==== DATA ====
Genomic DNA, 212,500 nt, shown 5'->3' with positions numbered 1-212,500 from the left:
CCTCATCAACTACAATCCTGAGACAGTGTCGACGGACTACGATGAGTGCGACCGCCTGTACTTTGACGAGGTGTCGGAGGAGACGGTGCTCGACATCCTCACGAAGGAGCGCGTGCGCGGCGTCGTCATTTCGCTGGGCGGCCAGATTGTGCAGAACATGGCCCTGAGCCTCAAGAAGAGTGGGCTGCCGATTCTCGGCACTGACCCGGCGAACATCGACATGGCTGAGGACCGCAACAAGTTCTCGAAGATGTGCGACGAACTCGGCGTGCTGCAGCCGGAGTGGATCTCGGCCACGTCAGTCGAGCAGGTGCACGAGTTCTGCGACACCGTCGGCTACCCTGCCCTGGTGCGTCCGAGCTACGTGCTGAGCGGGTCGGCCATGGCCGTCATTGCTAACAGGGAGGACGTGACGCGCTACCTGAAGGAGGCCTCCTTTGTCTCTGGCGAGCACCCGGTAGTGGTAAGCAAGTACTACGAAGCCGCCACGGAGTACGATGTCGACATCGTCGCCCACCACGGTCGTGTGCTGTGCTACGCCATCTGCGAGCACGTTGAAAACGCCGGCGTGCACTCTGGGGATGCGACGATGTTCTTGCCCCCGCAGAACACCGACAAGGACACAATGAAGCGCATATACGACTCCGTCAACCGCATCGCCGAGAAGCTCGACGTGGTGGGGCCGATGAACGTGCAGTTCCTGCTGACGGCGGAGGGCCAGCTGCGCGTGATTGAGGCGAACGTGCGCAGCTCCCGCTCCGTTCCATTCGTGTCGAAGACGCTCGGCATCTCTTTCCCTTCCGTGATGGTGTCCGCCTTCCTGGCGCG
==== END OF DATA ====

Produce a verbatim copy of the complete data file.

Genomic DNA, 212,500 nt, shown 5'->3' with positions numbered 1-212,500 from the left:
CCTCATCAACTACAATCCTGAGACAGTGTCGACGGACTACGATGAGTGCGACCGCCTGTACTTTGACGAGGTGTCGGAGGAGACGGTGCTCGACATCCTCACGAAGGAGCGCGTGCGCGGCGTCGTCATTTCGCTGGGCGGCCAGATTGTGCAGAACATGGCCCTGAGCCTCAAGAAGAGTGGGCTGCCGATTCTCGGCACTGACCCGGCGAACATCGACATGGCTGAGGACCGCAACAAGTTCTCGAAGATGTGCGACGAACTCGGCGTGCTGCAGCCGGAGTGGATCTCGGCCACGTCAGTCGAGCAGGTGCACGAGTTCTGCGACACCGTCGGCTACCCTGCCCTGGTGCGTCCGAGCTACGTGCTGAGCGGGTCGGCCATGGCCGTCATTGCTAACAGGGAGGACGTGACGCGCTACCTGAAGGAGGCCTCCTTTGTCTCTGGCGAGCACCCGGTAGTGGTAAGCAAGTACTACGAAGCCGCCACGGAGTACGATGTCGACATCGTCGCCCACCACGGTCGTGTGCTGTGCTACGCCATCTGCGAGCACGTTGAAAACGCCGGCGTGCACTCTGGGGATGCGACGATGTTCTTGCCCCCGCAGAACACCGACAAGGACACAATGAAGCGCATATACGACTCCGTCAACCGCATCGCCGAGAAGCTCGACGTGGTGGGGCCGATGAACGTGCAGTTCCTGCTGACGGCGGAGGGCCAGCTGCGCGTGATTGAGGCGAACGTGCGCAGCTCCCGCTCCGTTCCATTCGTGTCGAAGACGCTCGGCATCTCTTTCCCTTCCGTGATGGTGTCCGCCTTCCTGGCGCG